'High emission' printers revealed

'High emission' printers revealed

Summary: Australian academics list the printer models that they claim release a large amount of fine particles into office air, potentially causing health risks

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TOPICS: Hardware
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A study that suggested some laser printers could pose a health risk has been published in full, together with a list of the printers involved in the study.

Particle Emission Characteristics of Office Printers, a study by a team of researchers at the Queensland University of Technology, was published in the American Chemical Society's Environmental Science & Technology on Wednesday. The findings suggested that fine particles, particularly toner dust released by some laser printers, can have serious health implications for those working close to the printers.

When the story was originally reported, a full list of the printers involved in the study had not been made available.

However, the abstract of Wednesday's article reveals that the worst offenders are almost exclusively HP printers — although many HP printers were also found to be low emitters of the "submicrometre particles".

The study described as "high level emitters" any printer that produced a ratio greater than 10, when comparing the "submicrometre particle number concentration peak value" emitted by the printer with the general background concentration value.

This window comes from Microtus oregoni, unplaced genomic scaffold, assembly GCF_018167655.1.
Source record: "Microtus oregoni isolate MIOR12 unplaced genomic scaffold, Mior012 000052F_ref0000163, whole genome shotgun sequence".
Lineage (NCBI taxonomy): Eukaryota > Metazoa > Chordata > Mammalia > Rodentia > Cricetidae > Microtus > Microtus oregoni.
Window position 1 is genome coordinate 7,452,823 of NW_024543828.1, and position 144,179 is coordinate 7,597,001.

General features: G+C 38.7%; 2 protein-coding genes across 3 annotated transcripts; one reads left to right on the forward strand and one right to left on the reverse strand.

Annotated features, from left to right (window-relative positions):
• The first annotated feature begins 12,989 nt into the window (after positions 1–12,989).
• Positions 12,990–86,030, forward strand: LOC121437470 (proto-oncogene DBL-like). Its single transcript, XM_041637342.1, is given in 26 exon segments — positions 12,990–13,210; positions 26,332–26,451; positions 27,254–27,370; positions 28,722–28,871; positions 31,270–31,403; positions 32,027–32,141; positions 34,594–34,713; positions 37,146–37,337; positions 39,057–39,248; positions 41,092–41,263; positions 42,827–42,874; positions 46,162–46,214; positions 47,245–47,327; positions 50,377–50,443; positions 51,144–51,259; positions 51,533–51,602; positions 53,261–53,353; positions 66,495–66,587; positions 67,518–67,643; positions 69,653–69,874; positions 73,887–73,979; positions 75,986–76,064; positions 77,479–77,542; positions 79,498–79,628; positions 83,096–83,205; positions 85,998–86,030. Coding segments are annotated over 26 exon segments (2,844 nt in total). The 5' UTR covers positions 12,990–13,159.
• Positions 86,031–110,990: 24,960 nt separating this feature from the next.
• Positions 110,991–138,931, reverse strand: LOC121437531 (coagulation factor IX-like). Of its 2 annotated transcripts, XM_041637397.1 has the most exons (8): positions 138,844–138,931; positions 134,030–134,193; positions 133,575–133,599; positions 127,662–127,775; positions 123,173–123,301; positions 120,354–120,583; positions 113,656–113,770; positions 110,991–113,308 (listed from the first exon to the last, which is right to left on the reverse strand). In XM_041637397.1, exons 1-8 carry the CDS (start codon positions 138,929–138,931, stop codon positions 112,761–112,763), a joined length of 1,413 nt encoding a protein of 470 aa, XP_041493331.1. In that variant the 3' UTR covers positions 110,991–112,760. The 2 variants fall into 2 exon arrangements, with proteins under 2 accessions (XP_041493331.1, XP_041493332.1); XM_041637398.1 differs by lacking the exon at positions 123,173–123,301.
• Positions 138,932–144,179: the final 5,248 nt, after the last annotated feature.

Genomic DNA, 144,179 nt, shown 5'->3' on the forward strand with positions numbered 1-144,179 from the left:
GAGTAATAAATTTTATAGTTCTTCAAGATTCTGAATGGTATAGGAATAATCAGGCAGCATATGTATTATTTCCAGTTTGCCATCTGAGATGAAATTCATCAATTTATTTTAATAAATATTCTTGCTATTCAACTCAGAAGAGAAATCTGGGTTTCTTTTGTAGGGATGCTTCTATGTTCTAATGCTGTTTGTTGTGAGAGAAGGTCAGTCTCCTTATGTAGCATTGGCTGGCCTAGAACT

These printers included the following: HP Color LaserJet 4650DN; HP Color LaserJet 5550DTN; HP Color LaserJet 8550N; HP LaserJet 1320N; HP LaserJet 2420DN; HP LaserJet 4250N; HP LaserJet 8150N; and Toshiba Studio 450.

The HP LaserJet 1020 and HP LaserJet 4200dtn were classed as "middle level emitters", with a ratio between 5.1 and 10 — although the 4200dtn was labelled as a possible high emitter, along with the LaserJet 8000DN.

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The HP LaserJet 5 printer showed up in the results as both a non-emitter and a high emitter, prompting the academics to propose further investigation into this phenomenon.

"Many factors, such as printer model, printer age, cartridge model, and cartridge age may affect the particle emission process and all of these factors require further study," the report notes in its conclusions.

HP said on Wednesday that it was in the process of evaluating the report, but insisted that it "assesses its LaserJet printing systems, original HP print cartridges and papers for dust release and possible material emissions to ensure compliance with applicable international health and safety requirements."

Topic: Hardware

David Meyer

About David Meyer

David Meyer is a freelance technology journalist. He fell into journalism when he realised his musical career wouldn't pay the bills. David's main focus is on communications, as well as internet technologies, regulation and mobile devices.

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